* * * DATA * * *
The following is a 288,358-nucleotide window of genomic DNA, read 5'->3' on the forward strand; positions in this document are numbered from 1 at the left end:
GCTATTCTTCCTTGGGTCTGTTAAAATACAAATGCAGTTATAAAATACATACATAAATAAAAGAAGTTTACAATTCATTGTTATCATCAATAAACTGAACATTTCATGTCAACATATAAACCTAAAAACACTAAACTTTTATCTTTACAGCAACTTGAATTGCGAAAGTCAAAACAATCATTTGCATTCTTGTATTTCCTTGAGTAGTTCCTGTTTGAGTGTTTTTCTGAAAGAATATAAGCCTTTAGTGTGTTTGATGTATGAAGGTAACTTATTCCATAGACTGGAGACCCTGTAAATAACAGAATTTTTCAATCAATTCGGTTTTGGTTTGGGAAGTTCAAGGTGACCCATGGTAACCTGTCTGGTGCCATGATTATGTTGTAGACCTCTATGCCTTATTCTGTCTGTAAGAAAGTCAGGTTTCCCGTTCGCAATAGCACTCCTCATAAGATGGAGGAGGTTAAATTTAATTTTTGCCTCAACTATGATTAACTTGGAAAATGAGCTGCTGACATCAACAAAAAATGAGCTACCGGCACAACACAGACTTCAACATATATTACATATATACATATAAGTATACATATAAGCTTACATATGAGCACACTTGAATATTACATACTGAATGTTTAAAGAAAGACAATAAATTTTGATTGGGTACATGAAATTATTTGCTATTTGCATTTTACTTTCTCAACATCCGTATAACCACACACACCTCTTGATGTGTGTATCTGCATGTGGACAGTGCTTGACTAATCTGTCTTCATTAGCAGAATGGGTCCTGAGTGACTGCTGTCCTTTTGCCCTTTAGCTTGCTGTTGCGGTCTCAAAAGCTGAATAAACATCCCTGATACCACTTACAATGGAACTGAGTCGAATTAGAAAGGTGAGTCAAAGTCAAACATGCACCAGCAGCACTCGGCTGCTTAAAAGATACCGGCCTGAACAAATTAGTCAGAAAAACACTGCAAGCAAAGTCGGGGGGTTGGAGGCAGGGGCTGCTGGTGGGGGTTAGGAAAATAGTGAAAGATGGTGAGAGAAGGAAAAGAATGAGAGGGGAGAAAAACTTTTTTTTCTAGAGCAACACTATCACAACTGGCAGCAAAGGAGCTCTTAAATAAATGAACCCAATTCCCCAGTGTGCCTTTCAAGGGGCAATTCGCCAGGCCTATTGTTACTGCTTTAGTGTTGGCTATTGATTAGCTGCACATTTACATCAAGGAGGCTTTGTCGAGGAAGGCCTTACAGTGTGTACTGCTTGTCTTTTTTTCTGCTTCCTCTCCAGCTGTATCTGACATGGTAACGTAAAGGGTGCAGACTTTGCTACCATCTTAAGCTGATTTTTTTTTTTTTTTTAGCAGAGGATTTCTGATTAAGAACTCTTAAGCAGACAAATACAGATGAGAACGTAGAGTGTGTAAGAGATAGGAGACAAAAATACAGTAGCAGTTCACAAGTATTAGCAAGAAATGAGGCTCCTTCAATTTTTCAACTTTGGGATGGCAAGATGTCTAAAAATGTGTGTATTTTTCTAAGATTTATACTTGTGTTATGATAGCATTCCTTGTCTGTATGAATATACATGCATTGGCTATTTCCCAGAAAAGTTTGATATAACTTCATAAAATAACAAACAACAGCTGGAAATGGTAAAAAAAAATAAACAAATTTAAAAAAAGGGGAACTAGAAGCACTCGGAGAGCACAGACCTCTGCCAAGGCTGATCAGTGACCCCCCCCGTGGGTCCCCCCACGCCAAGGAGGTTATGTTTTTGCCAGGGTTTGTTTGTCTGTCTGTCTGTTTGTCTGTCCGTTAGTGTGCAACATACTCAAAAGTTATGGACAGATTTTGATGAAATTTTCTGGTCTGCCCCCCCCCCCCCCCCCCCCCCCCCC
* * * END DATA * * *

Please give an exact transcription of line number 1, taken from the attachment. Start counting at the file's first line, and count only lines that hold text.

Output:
The following is a 288,358-nucleotide window of genomic DNA, read 5'->3' on the forward strand; positions in this document are numbered from 1 at the left end: